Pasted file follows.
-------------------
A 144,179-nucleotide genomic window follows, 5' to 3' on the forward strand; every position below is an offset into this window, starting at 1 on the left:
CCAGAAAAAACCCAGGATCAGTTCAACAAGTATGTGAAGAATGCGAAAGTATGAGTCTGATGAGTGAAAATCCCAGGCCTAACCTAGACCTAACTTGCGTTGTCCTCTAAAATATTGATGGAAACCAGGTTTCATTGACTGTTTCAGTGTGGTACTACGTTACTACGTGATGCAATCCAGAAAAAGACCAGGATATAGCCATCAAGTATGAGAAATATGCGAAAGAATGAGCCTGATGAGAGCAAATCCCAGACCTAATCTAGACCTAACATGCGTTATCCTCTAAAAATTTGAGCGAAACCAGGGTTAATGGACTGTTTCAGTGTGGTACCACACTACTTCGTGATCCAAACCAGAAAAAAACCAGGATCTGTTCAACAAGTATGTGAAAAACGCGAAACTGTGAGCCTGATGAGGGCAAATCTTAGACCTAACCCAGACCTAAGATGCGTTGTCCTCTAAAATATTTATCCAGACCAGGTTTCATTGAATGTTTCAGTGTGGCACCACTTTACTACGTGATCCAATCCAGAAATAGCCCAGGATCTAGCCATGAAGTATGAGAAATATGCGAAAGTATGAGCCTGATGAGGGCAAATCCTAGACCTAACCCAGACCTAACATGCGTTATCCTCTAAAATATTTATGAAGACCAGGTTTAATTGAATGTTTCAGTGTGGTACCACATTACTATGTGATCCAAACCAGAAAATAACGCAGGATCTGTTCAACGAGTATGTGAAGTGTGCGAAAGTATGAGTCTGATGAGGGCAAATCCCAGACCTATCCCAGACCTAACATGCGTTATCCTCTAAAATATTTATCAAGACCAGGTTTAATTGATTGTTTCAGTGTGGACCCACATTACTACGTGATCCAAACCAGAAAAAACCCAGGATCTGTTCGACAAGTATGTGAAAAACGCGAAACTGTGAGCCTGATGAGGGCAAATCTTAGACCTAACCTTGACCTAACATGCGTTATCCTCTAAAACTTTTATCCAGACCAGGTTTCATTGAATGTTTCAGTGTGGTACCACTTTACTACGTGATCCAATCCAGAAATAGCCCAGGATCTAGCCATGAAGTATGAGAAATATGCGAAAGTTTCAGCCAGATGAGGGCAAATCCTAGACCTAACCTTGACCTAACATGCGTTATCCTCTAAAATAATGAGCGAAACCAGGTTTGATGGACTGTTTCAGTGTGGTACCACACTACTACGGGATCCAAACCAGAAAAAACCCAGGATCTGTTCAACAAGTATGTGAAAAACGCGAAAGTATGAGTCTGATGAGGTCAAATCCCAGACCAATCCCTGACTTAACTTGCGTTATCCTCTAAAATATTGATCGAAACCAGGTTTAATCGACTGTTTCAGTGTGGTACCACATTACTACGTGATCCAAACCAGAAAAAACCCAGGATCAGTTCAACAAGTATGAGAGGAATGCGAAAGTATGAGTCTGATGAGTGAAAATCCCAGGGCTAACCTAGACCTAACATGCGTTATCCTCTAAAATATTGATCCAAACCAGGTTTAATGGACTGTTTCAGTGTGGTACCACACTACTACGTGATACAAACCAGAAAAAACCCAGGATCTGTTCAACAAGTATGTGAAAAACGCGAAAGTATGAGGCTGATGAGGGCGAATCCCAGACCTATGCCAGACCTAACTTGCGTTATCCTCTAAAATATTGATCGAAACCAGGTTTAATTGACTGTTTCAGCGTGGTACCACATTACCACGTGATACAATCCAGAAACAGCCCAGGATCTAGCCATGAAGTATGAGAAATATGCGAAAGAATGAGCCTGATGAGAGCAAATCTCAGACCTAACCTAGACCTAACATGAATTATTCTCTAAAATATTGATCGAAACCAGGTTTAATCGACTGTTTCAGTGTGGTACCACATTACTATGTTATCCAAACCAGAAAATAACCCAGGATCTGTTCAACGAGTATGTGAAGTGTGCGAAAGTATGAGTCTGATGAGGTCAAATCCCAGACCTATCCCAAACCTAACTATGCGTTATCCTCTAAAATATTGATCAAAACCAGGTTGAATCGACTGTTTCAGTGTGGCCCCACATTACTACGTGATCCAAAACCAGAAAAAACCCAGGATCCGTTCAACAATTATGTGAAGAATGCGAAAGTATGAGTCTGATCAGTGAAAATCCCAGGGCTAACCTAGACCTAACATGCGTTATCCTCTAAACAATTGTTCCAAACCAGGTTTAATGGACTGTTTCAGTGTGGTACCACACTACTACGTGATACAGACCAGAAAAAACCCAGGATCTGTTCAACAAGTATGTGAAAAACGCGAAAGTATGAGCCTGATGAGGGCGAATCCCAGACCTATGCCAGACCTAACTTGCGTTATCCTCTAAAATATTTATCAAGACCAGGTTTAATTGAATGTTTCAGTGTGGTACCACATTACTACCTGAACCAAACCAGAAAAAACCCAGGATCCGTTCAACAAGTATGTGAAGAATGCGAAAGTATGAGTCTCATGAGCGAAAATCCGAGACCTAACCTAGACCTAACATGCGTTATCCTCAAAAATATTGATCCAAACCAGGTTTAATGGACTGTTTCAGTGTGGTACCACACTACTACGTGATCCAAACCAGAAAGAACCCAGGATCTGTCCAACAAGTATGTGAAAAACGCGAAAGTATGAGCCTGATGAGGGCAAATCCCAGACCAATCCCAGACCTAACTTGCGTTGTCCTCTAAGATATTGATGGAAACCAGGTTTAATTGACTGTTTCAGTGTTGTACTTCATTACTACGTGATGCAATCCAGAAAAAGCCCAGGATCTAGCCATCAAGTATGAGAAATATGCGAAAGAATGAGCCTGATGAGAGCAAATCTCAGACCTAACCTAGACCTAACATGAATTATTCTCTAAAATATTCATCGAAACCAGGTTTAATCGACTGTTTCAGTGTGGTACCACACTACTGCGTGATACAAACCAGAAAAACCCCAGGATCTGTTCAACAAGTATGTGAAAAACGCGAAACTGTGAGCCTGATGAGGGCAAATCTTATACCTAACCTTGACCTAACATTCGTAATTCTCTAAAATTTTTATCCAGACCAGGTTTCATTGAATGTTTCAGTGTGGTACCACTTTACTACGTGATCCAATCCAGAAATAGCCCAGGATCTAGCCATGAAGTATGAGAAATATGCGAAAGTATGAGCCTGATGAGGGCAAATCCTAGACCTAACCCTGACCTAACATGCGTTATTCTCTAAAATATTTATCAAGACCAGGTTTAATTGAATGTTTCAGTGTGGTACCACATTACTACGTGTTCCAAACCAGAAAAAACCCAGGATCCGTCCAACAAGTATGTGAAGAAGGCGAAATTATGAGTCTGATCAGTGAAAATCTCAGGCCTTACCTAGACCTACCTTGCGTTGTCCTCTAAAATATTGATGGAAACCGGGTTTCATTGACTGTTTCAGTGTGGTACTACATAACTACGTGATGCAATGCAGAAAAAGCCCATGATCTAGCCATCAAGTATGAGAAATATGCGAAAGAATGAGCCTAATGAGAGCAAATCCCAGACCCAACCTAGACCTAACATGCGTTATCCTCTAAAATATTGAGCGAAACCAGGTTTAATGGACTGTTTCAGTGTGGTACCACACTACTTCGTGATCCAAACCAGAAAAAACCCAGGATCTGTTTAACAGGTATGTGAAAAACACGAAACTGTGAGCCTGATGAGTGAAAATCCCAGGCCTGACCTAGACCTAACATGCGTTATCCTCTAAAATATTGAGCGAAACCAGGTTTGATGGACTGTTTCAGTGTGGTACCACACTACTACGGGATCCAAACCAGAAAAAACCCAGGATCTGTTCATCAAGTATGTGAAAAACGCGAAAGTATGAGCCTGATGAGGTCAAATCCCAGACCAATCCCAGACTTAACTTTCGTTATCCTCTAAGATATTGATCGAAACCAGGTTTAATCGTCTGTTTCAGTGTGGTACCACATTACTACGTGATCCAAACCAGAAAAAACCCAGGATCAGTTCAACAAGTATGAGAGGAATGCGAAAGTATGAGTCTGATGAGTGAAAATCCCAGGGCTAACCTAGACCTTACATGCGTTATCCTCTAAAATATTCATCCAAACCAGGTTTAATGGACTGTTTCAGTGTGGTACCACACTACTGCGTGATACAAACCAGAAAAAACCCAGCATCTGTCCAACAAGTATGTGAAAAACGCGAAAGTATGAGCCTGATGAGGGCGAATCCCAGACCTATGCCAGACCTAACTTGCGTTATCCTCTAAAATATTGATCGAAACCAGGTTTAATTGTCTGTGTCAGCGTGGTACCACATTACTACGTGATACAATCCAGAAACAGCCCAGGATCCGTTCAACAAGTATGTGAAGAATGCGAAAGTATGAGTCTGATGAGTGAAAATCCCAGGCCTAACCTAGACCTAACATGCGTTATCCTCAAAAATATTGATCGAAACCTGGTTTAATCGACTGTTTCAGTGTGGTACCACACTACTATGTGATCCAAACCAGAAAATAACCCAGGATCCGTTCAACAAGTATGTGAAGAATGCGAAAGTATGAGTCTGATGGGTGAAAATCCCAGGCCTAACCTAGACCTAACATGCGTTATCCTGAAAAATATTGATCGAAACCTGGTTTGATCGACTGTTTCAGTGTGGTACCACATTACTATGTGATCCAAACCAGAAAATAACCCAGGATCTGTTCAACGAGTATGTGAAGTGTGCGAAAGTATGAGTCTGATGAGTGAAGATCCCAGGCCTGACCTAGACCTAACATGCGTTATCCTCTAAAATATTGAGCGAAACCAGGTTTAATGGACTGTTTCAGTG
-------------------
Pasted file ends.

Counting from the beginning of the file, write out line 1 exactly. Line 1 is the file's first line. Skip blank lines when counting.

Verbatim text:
A 144,179-nucleotide genomic window follows, 5' to 3' on the forward strand; every position below is an offset into this window, starting at 1 on the left: